This chant is from the funeral services for lay people. It is sung during funeral procession from home to the church. The text is an exhortation to the weary human mind to take refuge in the Lord’s promise of hope and resurrection. The descending melodic motion is a distinctive feature of this melody.
Transliteration & Translation (English)
Transliteration by Fr. Emmanuel Thelly C. M. I.
Lā tekre lāk kyānā dawlī b'māyōţuţā
W'lā teţpallag al hūdāţā d'pag’rā w'nawśā.
Qūm suţ qālē damsab'rīn lāk al nūhāmā
Waqnī sawrā d'hāwē sawrā l'māyōţuţā.
Śma lan'wīyā d'qāyē b'ruhā l'garmē mīţē
W’makrez qālē s’warţā hadtā beţ māyōţē.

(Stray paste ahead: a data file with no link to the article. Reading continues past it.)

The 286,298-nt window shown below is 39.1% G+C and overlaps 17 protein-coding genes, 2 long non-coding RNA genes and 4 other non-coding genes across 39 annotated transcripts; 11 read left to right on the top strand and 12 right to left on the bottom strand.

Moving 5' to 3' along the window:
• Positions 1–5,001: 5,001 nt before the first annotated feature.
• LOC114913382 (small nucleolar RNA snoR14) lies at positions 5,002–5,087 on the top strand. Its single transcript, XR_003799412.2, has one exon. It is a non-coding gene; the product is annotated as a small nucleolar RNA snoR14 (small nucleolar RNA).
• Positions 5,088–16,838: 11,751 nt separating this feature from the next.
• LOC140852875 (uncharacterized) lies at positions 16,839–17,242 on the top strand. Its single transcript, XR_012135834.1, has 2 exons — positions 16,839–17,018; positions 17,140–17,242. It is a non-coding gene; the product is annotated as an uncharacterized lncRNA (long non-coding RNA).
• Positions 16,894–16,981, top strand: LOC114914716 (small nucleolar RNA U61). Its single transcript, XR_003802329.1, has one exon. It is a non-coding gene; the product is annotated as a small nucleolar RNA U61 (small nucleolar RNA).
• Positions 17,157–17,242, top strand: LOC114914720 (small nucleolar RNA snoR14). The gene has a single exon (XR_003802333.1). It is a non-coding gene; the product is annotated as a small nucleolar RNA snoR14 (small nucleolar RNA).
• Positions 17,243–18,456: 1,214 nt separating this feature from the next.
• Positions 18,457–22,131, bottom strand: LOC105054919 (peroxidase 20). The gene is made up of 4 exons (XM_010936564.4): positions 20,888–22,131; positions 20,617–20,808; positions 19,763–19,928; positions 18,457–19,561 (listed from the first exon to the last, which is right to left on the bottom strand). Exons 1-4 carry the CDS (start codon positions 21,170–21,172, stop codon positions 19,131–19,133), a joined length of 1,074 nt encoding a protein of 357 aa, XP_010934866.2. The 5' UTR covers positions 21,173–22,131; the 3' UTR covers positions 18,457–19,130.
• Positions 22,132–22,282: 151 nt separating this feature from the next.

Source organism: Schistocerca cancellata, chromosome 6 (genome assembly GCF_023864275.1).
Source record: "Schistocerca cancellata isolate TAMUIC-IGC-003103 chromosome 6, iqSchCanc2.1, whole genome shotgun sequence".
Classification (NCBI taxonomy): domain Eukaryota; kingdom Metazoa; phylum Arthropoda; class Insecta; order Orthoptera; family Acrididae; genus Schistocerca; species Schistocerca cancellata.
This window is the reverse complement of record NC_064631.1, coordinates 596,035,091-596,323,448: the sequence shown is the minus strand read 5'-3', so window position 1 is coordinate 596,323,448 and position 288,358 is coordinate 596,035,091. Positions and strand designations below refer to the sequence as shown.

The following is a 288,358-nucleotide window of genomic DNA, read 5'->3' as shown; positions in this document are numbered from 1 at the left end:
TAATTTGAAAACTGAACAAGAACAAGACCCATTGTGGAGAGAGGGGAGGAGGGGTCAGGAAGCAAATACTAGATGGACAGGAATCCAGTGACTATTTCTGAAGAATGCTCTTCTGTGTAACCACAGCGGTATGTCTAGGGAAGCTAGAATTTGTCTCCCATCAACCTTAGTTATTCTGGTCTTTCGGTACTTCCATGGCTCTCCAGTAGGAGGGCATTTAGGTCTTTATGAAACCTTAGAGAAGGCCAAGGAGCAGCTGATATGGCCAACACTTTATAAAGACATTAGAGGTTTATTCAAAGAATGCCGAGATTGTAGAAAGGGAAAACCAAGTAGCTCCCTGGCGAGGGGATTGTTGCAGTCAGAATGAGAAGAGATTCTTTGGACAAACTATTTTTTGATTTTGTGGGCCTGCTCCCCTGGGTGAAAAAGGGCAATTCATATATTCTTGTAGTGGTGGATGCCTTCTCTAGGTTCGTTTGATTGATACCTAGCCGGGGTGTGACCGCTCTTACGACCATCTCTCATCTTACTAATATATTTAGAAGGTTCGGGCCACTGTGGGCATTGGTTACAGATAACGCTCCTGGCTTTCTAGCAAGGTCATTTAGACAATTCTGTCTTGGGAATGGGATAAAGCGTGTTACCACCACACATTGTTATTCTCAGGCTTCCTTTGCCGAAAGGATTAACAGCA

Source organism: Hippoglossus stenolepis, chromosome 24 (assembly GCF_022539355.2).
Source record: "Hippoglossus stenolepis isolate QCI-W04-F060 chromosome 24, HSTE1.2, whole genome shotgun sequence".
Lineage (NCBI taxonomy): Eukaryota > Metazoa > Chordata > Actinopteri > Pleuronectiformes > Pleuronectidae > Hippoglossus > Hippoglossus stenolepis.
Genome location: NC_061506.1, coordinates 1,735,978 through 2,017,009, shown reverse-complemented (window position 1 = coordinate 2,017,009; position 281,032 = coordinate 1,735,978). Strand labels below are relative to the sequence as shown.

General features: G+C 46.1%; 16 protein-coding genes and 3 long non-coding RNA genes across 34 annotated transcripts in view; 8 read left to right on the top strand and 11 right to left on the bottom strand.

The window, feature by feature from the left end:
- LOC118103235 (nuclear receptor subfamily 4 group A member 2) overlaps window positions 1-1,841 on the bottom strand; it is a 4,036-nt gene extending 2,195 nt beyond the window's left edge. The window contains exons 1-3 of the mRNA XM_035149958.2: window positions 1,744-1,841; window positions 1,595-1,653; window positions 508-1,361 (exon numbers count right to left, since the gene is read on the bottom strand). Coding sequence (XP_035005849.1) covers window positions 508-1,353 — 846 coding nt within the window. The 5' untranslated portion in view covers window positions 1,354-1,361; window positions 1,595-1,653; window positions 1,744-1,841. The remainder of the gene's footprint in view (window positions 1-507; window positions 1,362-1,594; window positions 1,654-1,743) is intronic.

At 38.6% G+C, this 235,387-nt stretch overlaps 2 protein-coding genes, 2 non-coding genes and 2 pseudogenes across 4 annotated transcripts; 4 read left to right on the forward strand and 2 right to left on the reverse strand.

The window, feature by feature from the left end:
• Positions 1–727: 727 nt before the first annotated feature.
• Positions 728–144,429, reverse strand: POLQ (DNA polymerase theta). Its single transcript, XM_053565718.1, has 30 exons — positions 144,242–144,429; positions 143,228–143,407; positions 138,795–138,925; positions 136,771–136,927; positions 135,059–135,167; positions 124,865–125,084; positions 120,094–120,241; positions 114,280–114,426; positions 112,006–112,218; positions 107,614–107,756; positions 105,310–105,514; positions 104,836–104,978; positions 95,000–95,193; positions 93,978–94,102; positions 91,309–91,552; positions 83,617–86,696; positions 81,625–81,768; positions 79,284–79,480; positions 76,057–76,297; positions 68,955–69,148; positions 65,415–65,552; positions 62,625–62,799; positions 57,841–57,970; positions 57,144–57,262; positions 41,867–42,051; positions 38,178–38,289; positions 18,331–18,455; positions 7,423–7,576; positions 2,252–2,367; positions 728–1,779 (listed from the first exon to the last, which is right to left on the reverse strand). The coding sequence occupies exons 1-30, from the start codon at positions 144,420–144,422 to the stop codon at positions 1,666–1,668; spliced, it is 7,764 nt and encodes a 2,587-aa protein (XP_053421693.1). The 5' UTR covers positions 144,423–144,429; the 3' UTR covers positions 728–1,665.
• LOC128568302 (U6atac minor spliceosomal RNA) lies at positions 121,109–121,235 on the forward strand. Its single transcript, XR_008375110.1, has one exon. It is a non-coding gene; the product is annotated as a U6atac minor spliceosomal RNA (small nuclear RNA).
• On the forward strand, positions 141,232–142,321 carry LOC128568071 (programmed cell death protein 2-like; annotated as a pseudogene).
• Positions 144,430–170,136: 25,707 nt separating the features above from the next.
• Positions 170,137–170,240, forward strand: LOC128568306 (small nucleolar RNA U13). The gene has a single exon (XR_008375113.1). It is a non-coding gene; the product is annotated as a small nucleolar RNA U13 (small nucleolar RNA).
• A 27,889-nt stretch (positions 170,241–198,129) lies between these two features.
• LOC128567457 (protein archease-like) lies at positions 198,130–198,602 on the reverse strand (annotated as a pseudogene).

Śma kad qāyē ak śīppōrā sēd śatīqē
Wamkanneś lē l'kollē pagrā l’wāţ hudāţā.
Had hūdāţā akrez qālē l'pagrā w'nawśā
Waśqī ennōn kās purqānā d'hāyaţ miţē.
Sūţ tūw qālē damhadţānā d'māyōţuţā
Damhāwē lē ak dawsew’ā l’hudāţ nāśā.
Don’t be sorry, O nature, which has grown old
By mortality, nor doubt the rejuvenation of the body and soul.
Rise up and hear the voice that announces to you
The resurrection, and trust that there is hope for mortal beings.
Hear the prophet crying out to the dead bones
Prompted by the Holy Spirit, preaching new good tidings among the mortals.
Hear him calling like a trumpet to the silent
And gathers the whole body to rejuvenation.
Renewal he preaches by his voice to body and soul
Makes them drink of the cup of redemption of the life of the dead.
Again hear the voice of the renewer of mortal beings,
Which points to the rejuvenation of human beings.